Trout season in Oregon opened in some locations last weekend. Here’s some inspiration for high-desert streams.
The Native Fish Society is partnering with the Steelhead Society of British Columbia to raise awareness of a plan to loosen the rules in place surrounding the salmon net fisheries, which currently limit the bycatch of Thompson steelhead.
Canada’s Department of Fisheries and Oceans (DFO) is suggesting a change to current regulations that protect steelhead in their new Integrated Fisheries Management Plan (IFMP) for 2014-2015.
Read more and sign the NFS petition here.
Maybe you have seen this going around about the Little Fish our big fish eat? Pew has been pushing this around for a while, and you know what, they are spot on. As fishermen, sport and commercial, we fight over allocation, we fight over hatchery releases, and we all are overwhelmed with the issues of habitat. All this has to do with what is going down on land. There is something we can do that is pretty simple and gets us ahead of the curve on a major issue in our oceans. The increase harvest of Forage fish.
Forage fish are the herring, anchovies, sardines, dace, smelt, squid etc. that eat phytoplankton turning it into protein for the big stuff, like seals, salmon, steelhead and birds. This increase in harvest in a volatile ocean, see the sardine issue, turns commercial fishermen to seek out new species to target for harvest often to feed fish farms. Of all these little fish, only anchovies, market squid, Pacific herring, and sardines are regulated on the West Coast in the L48. What Pew is suggesting, along with Trout Unlimited, Association of Northwest Steelheaders, Wild Steelhead Coalition and a slew of others, is they actually manage for the majority of species on an eco-system level. This is the proposal from the Pacific Fisheries Management Council that fish folks are supporting.
These fish feed Steelhead and salmon, making them strong so they can swim to places as near to the ocean as Siletz, Oregon or as far as Salmon, Idaho, healthy fish are strong spawners and fight hard as well. The other thing these little fish do is create massive bait balls at the mouths of some of our biggest rivers, like the Columbia. This provides incredible cover for outgoing smolt who run a gauntlet of birds, seals, and predator fish as they enter the ocean.
So take a minute and Take Action – Tell the Pacific Fisheries Management Council the time is now to protect unmanaged Forage Fish – Deadline for Comments is March 30th.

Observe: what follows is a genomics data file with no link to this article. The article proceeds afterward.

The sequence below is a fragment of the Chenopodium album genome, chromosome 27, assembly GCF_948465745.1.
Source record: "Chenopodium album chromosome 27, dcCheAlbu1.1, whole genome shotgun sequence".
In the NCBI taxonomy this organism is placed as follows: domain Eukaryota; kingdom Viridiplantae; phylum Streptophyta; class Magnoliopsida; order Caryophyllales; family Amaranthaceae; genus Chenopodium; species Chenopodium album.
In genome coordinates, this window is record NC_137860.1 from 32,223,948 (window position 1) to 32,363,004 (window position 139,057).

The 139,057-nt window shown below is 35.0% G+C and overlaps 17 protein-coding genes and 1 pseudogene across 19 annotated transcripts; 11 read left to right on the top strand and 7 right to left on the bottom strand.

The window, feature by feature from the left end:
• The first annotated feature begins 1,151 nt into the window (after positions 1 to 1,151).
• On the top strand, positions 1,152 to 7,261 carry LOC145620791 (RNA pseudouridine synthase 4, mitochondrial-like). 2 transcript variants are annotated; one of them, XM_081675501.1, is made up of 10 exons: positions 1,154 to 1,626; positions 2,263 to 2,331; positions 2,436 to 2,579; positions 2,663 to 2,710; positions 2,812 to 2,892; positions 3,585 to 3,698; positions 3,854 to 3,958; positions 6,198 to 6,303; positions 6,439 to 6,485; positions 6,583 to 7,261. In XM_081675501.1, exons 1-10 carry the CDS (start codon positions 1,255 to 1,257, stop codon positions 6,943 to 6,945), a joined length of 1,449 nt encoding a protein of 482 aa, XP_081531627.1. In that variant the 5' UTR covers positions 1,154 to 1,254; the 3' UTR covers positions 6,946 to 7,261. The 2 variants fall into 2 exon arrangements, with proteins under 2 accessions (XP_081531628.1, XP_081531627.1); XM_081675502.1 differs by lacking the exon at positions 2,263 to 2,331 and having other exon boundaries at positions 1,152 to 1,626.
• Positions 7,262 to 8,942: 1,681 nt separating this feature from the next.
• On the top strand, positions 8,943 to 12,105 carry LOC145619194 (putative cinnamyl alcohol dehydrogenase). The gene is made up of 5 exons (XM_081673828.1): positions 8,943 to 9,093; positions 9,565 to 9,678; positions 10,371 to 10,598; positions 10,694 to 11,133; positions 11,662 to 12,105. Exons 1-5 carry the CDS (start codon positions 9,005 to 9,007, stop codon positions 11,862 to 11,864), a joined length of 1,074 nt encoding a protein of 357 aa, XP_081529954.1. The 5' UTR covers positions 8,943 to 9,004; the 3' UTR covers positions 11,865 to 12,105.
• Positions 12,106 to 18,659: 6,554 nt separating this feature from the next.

Head over to http://www.tu.org/take-action and find the link titled “West Coast TU Members: Urge Fishery Managers to Protect Our Forage Fish”
OPB radio recently provided a look into the research conducted by Megan Moore (NWFSC – NOAA) and colleagues on an early marine survival project. If you didn’t catch the program, it describes the sources and locations of steelhead smolt mortality upon leaving their natal river. The researchers are tagging wild and hatchery smolts, then tracking their movements (and survival) through Hood Canal in Washington to study where mortality is occurring and if differences between hatchery and wild fish are present.
Continue Reading “What’s up with the steelhead stalkers?”
March is primetime for wild winter steelhead. Keep an eye out for redds (oval shaped bare gravel) and avoid walking through them. Avoid fishing to spawning fish as well. They’ve made it that far, let them do their business and be on their way.
Tip waitresses for good service, tip trees for good wild fish.
Late winter brings out Skwala stones that present some of the earliest season dry fly fishing. When Skwala flies skate, they get crushed.
Work your way downstream, drifting the dry fly as normal. At the end of the drift, let the line come tight and let the fly skate across. When your fly is directly downstream, you’re not done yet. Strip the fly back, letting it wake as it goes. We get some big hits on these flies from hungry trout on the retrieve.
[LINK] to complete story from KVAL.com
The process used by volunteers with the Ocean Blue Project, an ecological restoration nonprofit, is to place mushroom spawn and a mixture of coffee grounds and straw in burlap bags that mushrooms can grow in, and then place the bags so that water entering storm drains will filter through them.
Oregon Department of Environmental Quality water sampling from 2008 to 2012 showed the presence of pesticides, flame retardants, metals, and chemical ingredients from consumer products in the river. The Oregon Health Authority also has an active mercury advisory warning that children should not eat more than one serving of resident species of fish from the main fork of the Willamette River a month, and that adults should not eat more than four servings. Complete Article [HERE].
Mushrooms are freaking sweet.
Complete Article Here: [Link]
U.S. Sen. Mark Begich says he’s concluded the proposed Pebble mine cannot be developed without harming the Bristol Bay region’s world-famous red salmon runs.
“Wrong mine, wrong place, too big,” Begich said in an interview. “Too many potential long-term impacts to a fishery that is pretty critical to that area but also to Alaska, to world markets.”